Barton Hill Farms Logo

The Easy Guide to Growing Strawberries in Central Texas

Sweet, sweet strawberries! 

They’re the perfect spring and summer treat on their own, in a refreshing smoothie, or atop a  fluffy strawberry shortcake. If you can’t get enough of this delectable berry, why not plant your own? Growing strawberries in Central Texas is easier than you might think.

Here’s how it’s done. 

The Best Strawberry Types for Central Texas

For strawberry success, you’ll have to start with the right variety. Strawberries are broken down into three basic types—short-day strawberries (also called spring bearing), everbearing, and day-neutral. 

Short-day strawberries start to push flower buds in the late fall and winter when days are short. They produce fruit only in the spring. Everbearing and day-neutrals, on the other hand, create fruit during a longer season. In Central Texas, short-day berries are the better choice. Their concentrated growing season produces a high yield in the spring. The other two types don’t do well during our late spring and summer heat, creating lower yields (even though their growing season is longer.) 

Here are three specific types that do well in the greater Austin area. 

  • Chandler – This is what you’re most likely to find in local supermarkets. It’s a great variety for the area, but they’re not always easy to find in local nurseries.
  • Sequoia – This is an old variety, and what you’re most likely to find in nurseries. They have a great berry quality and produce a high yield. Fruit is a bit smaller than Chandler, and softens when it’s ready to be picked.  
  • Douglas – This used to be the leading commercial strawberry in Texas, before Chandler took over. Douglas berries grow well, and their fruit is a bit smaller than Chandler. 

When To Plant Strawberries in Central Texas 

Since our short-day strawberries initiate their buds in the winter, we will want to plant them in fall between mid-September and early November. Berries will be ready to harvest between late February and early May. 

It is possible to grow strawberries as perennials, but it requires a great deal of weeding and watering through the summer and early fall months. Many farmers and gardeners prefer to treat their berries as annuals, plowing the old plants under in the summer and re-planting each fall. The old plants add valuable nutrients to the soil for the next crop.

Where to Plant Strawberries in Central Texas

Location is everything!

Strawberries need a minimum of 6 hours direct sun, so make sure you choose a bright spot for your bed. They also require light, well-drained soil to prevent root rot. This can be a challenge in Central Texas, where many areas have heavy clay soil. If you have clay soil, you’ll have to make amendments before you can plant.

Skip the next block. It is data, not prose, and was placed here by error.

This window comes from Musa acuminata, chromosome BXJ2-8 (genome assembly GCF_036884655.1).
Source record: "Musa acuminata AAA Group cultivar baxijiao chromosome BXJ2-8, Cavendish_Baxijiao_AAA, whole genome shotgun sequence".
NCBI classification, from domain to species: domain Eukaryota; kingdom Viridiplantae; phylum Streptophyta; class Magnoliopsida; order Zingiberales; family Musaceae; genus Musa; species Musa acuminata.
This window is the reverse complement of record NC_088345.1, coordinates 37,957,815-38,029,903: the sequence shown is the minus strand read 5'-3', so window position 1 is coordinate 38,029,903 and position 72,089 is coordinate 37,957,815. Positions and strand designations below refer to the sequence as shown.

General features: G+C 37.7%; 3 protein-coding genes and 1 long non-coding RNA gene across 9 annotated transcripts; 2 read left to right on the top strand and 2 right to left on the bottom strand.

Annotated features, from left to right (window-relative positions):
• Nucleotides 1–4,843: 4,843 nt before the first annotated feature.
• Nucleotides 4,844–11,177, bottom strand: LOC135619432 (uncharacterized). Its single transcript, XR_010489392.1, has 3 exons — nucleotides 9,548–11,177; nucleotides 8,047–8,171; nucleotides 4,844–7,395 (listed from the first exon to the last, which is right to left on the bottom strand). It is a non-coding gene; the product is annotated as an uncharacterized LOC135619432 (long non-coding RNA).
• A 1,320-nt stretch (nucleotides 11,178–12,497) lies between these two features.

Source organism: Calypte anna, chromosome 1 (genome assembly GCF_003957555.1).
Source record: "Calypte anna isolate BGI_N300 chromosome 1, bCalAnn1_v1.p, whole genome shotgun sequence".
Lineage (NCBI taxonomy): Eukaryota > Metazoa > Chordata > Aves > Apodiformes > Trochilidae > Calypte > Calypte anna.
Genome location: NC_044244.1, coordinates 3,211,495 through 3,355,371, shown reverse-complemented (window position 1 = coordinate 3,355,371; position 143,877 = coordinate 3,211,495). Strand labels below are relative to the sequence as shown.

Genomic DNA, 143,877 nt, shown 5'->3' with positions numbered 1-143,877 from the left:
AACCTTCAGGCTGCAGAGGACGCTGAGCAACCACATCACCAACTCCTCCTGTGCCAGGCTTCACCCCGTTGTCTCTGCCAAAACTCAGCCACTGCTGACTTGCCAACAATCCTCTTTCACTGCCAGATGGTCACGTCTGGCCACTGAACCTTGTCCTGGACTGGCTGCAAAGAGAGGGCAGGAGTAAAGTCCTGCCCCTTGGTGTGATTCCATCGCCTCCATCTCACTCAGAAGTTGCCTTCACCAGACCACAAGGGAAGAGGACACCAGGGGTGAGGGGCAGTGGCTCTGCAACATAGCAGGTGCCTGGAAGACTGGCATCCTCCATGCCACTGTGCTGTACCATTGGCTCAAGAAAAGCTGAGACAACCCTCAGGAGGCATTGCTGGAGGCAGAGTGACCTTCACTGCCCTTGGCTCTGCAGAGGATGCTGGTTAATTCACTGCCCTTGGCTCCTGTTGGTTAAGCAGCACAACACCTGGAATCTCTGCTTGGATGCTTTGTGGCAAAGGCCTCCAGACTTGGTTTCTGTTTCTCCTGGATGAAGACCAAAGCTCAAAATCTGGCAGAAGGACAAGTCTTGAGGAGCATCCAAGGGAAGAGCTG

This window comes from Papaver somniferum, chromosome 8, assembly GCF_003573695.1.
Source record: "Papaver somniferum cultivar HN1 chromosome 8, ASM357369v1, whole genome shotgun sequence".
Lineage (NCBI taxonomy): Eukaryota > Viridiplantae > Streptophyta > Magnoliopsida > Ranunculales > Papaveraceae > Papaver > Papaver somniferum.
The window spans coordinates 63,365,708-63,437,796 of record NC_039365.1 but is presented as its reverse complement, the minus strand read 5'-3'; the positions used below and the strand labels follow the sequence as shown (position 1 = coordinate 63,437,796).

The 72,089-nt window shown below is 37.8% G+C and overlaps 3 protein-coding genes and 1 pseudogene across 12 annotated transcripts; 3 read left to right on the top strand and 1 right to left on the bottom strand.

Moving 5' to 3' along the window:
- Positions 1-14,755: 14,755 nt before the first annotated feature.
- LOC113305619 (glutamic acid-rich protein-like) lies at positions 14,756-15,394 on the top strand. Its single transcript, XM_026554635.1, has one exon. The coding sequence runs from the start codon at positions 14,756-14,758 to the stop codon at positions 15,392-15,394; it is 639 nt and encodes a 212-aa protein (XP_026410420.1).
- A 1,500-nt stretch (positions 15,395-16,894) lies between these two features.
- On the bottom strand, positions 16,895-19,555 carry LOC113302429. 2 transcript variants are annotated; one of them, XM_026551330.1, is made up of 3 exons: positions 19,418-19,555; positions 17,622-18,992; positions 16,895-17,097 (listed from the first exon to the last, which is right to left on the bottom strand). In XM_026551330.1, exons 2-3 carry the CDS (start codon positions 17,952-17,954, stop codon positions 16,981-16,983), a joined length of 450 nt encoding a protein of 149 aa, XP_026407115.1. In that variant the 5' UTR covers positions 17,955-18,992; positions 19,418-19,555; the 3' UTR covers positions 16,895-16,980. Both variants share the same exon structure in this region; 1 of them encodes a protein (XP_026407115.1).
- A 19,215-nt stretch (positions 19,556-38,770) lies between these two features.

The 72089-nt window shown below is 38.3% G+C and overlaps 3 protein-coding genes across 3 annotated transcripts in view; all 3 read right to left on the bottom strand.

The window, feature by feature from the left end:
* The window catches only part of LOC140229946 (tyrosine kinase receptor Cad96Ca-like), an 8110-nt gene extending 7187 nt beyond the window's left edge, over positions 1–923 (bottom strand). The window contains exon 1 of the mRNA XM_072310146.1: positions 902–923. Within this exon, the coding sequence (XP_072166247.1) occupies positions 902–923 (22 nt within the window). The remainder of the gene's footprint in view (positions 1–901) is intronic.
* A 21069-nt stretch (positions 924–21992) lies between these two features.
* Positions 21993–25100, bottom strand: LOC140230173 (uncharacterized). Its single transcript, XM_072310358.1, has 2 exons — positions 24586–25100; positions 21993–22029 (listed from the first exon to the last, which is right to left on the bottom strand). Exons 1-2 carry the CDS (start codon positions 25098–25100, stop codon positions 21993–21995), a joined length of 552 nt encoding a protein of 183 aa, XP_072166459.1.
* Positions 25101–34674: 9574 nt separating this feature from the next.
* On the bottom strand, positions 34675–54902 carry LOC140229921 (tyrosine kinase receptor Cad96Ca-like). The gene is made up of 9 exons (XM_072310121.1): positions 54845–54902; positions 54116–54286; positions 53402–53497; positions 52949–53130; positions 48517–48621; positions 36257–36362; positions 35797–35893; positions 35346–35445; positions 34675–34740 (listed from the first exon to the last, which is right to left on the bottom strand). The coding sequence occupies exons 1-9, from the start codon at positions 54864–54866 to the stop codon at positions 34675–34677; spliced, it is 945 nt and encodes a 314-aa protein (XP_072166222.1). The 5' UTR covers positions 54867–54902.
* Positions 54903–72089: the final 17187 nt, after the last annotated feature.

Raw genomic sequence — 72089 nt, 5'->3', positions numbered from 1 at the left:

For the home gardener, a raised bed may be easiest. Texas A&M AgriLife Extension recommends combing two-parts builder’s sand, one-part peat or fine compost, and one-part loam topsoil for the ideal raised bed blend. 

If you only plan to grow a few strawberry plants, you can also use containers. This makes it easy to follow the sun, and you can drag them inside on frosty nights. 

For those who plan to grow lots of strawberries, raised rows may be the best solution. That’s what we do at Barton Hill Farms, building rows right on top of the ground soil. It’s the best way to cover a large area and produce thousands upon thousands of berries. 

Planting and Caring for Your Strawberry Plants

When it’s time to transplant your strawberries, it’s very important to plant them to the same depth that they grew in their original containers. Soil should reach the midpoint of the crown—that’s the woody base at the top of the roots. If they’re planted too deep or too shallow, you may lose plants. 

Space your plants about 18” apart to leave them with plenty of room to grow. Strawberries are creepers! 

Just after planting, water well. Wet a large area around the plant, including the leaves, to help prevent transplant shock. Water lightly twice per day for the first week to keep plants moist. If you let them dry out, you may lose plants. Watering with a sprinkler and moistening the leaves can help to prevent this.

After the first week, you can begin to gradually reduce watering over the course of the next month. Once four-ish weeks have passed, the plants will have strong enough roots for once or twice per week watering with a drip irrigation system. Provide light fertilization every few weeks, using an organic liquid fertilizer. 

Strawberries are relatively hardy in our Texas winters, but it’s a good idea to cover them with a frost blanket on freezing nights. You could also cover them with a light row cover fabric throughout the cold season, which can help speed up growth. Remove the fabric in February to encourage local pollinators, but keep an eye on freezing temperatures at night. 

Harvesting Central Texas Strawberries

When berries are fully red, they’re ripe and ready to harvest. Cut them by the stem rather than pulling them, to avoid damaging the plant. It’s a good idea to pick fruit every few days to keep the plant producing. 

Store unwashed berries in the refrigerator, or wash and freeze them. Make sure they’re completely dry before freezing to prevent freezer burn. 

Barton Hill Farm Goes Berry Crazy! 

Growing your own strawberries isn’t so complicated! But if you want the springtime joy of fresh berries without the work, save one of your weekend days this spring for a visit to Barton Hill Farms for our Brews and Berries event! 

We have lots of strawberry plants in the ground, working hard to spread their roots and preparing for berry season. You and the family can play games, listen to live music, and bring home as many pints of delicious, sun-ripened fruit as you can carry.

Join our email list to get more details as they’re released, plus early-bird access to ticket sales.